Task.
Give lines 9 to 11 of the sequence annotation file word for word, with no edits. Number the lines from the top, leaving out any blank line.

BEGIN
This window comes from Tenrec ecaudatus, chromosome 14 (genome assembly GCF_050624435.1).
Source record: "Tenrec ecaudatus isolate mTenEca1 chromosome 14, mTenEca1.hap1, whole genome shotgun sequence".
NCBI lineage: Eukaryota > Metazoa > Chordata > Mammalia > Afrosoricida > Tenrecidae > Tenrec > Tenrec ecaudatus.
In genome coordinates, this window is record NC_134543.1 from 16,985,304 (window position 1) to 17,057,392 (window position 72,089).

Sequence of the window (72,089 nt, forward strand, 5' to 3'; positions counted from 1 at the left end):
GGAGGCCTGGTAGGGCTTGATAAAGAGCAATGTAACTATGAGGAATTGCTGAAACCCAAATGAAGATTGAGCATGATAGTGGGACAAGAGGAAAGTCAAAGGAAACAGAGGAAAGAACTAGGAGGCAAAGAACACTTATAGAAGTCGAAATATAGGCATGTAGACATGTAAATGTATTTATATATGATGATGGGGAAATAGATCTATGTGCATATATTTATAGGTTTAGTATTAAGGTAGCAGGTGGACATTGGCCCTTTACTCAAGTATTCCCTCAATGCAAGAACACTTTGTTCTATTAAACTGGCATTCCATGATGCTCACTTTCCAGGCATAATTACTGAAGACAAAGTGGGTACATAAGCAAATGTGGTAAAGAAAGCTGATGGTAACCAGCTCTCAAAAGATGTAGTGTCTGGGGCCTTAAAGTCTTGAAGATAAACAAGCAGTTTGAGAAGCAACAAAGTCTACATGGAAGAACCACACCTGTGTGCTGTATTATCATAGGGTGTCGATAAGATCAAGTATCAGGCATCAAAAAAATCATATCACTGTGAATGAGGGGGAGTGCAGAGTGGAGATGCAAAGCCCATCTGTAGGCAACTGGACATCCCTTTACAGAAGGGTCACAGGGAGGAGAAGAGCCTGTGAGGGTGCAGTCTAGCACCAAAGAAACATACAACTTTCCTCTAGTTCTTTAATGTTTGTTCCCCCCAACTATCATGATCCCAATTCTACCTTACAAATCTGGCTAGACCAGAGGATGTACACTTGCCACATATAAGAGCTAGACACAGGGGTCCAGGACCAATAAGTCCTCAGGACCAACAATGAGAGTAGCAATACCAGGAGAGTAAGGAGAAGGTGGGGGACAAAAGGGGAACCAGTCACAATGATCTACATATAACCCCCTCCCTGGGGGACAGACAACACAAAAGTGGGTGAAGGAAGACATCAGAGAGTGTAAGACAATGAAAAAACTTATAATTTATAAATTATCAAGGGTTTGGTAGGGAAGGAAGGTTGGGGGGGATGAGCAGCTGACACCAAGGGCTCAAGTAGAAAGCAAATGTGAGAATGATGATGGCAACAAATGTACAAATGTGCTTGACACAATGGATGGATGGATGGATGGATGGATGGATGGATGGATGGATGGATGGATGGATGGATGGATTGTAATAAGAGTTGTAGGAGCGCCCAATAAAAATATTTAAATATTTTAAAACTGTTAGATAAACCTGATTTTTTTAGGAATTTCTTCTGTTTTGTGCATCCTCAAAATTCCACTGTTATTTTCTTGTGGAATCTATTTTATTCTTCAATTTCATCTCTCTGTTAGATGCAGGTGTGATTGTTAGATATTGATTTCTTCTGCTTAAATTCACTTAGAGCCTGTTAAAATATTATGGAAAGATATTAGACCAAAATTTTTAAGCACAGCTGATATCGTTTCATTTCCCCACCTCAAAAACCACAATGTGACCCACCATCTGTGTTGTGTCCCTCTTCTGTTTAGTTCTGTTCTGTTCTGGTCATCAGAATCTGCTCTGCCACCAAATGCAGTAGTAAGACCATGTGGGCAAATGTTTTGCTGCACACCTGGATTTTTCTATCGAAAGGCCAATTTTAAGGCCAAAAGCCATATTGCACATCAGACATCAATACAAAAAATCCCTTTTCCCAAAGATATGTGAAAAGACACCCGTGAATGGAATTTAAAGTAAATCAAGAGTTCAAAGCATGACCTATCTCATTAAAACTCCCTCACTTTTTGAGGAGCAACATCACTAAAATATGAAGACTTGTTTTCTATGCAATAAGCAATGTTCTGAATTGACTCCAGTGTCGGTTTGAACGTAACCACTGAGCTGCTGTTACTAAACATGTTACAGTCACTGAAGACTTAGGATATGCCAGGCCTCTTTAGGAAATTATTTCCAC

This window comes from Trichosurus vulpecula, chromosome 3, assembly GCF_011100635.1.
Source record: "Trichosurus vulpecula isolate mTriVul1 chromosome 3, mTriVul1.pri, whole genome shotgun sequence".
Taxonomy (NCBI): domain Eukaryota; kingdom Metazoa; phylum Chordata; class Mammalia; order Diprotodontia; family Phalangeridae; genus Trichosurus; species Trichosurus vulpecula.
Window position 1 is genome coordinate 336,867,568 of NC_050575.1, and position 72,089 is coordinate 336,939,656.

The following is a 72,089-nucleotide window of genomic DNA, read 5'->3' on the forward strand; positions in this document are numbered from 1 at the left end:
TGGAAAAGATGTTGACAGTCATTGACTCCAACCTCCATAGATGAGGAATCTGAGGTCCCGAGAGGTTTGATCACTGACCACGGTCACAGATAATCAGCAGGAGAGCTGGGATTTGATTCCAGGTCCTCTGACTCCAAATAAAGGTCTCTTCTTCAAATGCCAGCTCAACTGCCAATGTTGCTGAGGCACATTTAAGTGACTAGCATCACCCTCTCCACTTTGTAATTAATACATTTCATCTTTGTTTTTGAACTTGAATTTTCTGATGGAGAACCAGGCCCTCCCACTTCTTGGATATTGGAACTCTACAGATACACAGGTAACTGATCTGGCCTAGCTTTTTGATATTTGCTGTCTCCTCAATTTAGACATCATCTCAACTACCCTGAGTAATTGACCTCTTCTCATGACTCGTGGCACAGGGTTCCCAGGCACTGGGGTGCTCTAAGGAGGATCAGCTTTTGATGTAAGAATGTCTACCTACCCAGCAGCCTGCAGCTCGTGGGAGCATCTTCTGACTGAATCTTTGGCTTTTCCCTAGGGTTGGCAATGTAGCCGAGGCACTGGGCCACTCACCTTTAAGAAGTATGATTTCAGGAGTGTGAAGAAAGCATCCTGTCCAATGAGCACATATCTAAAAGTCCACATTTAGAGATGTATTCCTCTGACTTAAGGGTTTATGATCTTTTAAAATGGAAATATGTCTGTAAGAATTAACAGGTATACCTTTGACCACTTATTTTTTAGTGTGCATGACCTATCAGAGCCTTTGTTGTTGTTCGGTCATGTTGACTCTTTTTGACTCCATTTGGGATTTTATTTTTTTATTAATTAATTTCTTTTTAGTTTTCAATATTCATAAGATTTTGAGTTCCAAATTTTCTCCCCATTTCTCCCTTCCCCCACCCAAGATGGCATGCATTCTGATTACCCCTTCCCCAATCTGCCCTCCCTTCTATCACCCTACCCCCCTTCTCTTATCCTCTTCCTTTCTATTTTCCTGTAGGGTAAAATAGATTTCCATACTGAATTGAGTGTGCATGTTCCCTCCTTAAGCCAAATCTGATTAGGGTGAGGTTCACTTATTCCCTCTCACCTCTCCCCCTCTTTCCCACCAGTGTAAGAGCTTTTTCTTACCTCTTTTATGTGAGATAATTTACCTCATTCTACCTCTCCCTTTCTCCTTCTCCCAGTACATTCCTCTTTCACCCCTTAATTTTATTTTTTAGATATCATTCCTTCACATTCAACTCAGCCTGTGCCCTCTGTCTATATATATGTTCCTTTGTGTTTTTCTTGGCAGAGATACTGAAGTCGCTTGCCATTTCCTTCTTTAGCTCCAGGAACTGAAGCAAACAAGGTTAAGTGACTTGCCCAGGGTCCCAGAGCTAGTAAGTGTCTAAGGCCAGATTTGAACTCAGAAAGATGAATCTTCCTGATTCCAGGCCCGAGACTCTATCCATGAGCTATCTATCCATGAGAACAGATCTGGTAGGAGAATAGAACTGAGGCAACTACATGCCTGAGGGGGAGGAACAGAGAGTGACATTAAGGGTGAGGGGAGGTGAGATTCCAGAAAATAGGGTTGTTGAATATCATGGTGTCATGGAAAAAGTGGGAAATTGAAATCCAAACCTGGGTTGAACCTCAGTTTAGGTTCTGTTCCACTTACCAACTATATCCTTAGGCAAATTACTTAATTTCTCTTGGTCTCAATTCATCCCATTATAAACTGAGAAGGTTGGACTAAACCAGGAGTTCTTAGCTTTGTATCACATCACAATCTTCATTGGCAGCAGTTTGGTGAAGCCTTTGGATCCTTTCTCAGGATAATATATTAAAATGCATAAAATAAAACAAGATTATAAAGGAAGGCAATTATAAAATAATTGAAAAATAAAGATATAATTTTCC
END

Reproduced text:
Taxonomy (NCBI): domain Eukaryota; kingdom Metazoa; phylum Chordata; class Mammalia; order Diprotodontia; family Phalangeridae; genus Trichosurus; species Trichosurus vulpecula.
Window position 1 is genome coordinate 336,867,568 of NC_050575.1, and position 72,089 is coordinate 336,939,656.

The following is a 72,089-nucleotide window of genomic DNA, read 5'->3' on the forward strand; positions in this document are numbered from 1 at the left end: